If you are a newbie in Linux system administration, or an experienced Linux power user, who does typical sysadmin tasks by yourself on your system, you’ll definitely find few books from this list helpful to add to your library.
- UNIX and Linux System Administration Handbook, by Evi Nemeth, Garth Snyder, Trent R. Hein, Ben Whaley. During my early days of system administration, I’ve referred this book frequently. This is pretty detailed book with more than 1200 and 30 chapters that are nicely grouped together in three high level sections — Basic Administration, Networking and Bunch O’ Stuff. If you can afford to buy only one book from this list, this should be it.
- Essential System Administration, by Æleen Frisch. While this book is bit outdated, this is still one of the great book for sysadmins, as the concepts mentioned here for administration are still the same. This book covers all the typical system administration tasks. This is a perfect companion when you are dealing with multiple flavors of Unix, as it has examples for AIX, FreeBSD, HP-UX, Linux, Solaris and Tru64. I’ve used the pocket version of this book — Essential System Administration Pocket Reference, when I was managing multiple flavors of Unix systems at the same time.
- The Practice of System and Network Administration, by Thomas Limoncelli, Christina Hogan, Strata Chalup. This book is not specially about Linux sysadmin, but this is an essential book for all administrators. If you are planning to enter into sysadmin field, this will help you to grasp various aspects that a typical sysadmin needs to understand. This is close to 1000 pages with around 36 chapters. The foundation elements section whichi talks about servers, datacenters, networks is helpful. There is a dedicated section for change process that talks about change management, maintenance windows, debugging, etc.
- Pro Linux System Administration, by James Turnbull, Peter Lieverdink, Dennis Matotek. While the title says “Pro”, this is a very good book for those who are new to Linux sysadmin. There are dedicated chapters that explains in details about postfix mail server, file and print sharing, networking with VPN, LDAP. For the newbies, the chapters on performance monitoring and optimization, logging and monitoring, configuration management are very essential. This book is around 1000 pages with 20 chapters.
- Linux System Administration, by Tom Adelstein, Bill Lubanovic. This book covers all the typical Linux sysadmin tasks and explains them with practical examples. But, this book focus on Debian system administration. I really think this book title should be “Debian System Administration”. So, if you are planning to manage Debian system, and don’t have much clue on how to do it, this book will help you out.
- Automating System Administration with Perl, by David N. Blank-Edelman. I write lot of bash script for typical administration tasks. But, when a bash script is not sufficient, the next best thing I’ve found is Perl. Perl has tons of modules available through cpan.org, which can be used to make your sysadmin job very easy and enjoyable. If you have some experience in Linux sysadmin already, and like to take it up to the next level by automating both simple and complex jobs, this book is for you.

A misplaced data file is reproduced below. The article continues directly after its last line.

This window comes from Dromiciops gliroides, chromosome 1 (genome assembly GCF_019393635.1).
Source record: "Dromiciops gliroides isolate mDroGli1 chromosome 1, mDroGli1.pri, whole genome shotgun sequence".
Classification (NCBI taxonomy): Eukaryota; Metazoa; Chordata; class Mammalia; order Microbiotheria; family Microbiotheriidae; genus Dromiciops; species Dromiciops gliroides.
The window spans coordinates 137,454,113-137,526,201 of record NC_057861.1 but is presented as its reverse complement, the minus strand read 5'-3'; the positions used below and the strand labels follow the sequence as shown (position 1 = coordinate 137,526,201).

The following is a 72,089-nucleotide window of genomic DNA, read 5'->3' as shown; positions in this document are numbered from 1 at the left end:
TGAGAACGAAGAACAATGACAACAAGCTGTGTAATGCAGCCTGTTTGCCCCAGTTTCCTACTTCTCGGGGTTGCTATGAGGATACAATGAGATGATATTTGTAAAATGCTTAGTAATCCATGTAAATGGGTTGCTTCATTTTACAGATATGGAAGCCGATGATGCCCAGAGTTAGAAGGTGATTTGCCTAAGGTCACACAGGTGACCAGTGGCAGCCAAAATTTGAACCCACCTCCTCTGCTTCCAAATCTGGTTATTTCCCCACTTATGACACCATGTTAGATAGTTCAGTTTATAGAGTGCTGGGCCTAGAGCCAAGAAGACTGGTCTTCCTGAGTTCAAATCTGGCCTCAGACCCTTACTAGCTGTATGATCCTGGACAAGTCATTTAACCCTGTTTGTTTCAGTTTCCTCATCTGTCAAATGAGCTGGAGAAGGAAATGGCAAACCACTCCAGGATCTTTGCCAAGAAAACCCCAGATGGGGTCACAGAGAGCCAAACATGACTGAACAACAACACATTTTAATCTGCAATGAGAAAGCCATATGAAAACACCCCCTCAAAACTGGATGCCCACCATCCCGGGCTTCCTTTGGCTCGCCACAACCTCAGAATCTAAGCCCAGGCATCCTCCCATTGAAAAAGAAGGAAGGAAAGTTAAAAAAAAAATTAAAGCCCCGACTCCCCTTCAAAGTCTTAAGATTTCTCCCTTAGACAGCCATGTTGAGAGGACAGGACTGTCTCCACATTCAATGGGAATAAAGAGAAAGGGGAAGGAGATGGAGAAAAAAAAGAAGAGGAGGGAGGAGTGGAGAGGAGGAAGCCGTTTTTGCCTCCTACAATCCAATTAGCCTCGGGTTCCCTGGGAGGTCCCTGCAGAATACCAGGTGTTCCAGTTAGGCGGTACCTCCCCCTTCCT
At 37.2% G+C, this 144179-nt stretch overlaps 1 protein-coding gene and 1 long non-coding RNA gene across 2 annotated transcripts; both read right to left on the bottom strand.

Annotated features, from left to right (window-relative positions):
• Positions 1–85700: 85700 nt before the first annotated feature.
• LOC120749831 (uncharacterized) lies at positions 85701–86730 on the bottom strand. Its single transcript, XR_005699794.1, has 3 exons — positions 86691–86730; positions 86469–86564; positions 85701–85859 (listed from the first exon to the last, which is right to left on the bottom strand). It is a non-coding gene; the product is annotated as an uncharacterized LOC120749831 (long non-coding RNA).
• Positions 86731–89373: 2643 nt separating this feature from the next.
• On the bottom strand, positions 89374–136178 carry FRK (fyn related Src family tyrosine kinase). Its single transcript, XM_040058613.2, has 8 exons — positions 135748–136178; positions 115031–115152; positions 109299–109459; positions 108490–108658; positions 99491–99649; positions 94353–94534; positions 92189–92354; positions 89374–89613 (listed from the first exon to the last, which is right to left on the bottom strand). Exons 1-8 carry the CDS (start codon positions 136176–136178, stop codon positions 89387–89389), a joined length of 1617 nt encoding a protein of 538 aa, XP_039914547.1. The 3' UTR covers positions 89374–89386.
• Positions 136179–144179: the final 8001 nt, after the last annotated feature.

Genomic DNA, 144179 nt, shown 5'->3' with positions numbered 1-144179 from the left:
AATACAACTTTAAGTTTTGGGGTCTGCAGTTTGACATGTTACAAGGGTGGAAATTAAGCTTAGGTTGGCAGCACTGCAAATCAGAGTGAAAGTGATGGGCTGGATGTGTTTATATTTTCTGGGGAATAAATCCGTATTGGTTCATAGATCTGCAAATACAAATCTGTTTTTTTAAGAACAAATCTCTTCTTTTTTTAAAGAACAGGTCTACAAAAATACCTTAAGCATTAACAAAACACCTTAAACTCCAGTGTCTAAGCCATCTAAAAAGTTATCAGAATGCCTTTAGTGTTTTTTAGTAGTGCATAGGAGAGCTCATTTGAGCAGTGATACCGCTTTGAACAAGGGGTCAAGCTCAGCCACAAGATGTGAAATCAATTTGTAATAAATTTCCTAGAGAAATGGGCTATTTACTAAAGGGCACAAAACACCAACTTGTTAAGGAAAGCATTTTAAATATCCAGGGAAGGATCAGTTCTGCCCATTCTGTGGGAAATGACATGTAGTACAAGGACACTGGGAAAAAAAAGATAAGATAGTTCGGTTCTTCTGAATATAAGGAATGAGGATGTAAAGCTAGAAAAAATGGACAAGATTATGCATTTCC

- The Visible Ops Handbook, by Kevin Behr, Gene Kim, George Spafford. If you are part of IT infrastructure operations (which includes all administrators), you should definitely have a solid process for change management and release process. Instead of inventing your own process, it is better to adopt an industry standard process such as ITIL process by Information Technology Infrastructure Library. This book is especially helpful if you are running a mission critical application that needs a tight change management, release process, and issue resolution process.
- Automating Linux and Unix System Administration, by Nathan Campi, Kirk Bauer. If you have managing multiple servers, you don’t want to be performing the routine maintenance tasks on all these servers separately. Instead, you need multiple utilities and tools as described in this book to manage multiple services effectively. Keep in mind that the main focus of the book is on CFEngine.
- Python for Unix and Linux System Administration, by Noah Gift, Jeremy Jones. If you are an experienced sysadmin, who likes to use Python to write scripts to perform your typical sysadmin activities, this book will give you a great jumpstart. You don’t need to know Python to read this book. This books teaches you the fundamental of Python programming, and explains how you can use it to perform sysadmin activities.
- Linux Firewalls, by Michael Rash. Security is a complex and huge part of Linux system administration. This book talks about all the essential Linux firewall related tools including iptables, psad, fwsnort. The great thing about this book is that it explains clearly how you can use IPTables to create an intrusion detection and prevention system on your systems. This book is definitely not for newbies. But, if you an experienced sysadmin, and already knows some fundamentals of IPTables, but like to take it to the next level, you should definitely get this book.
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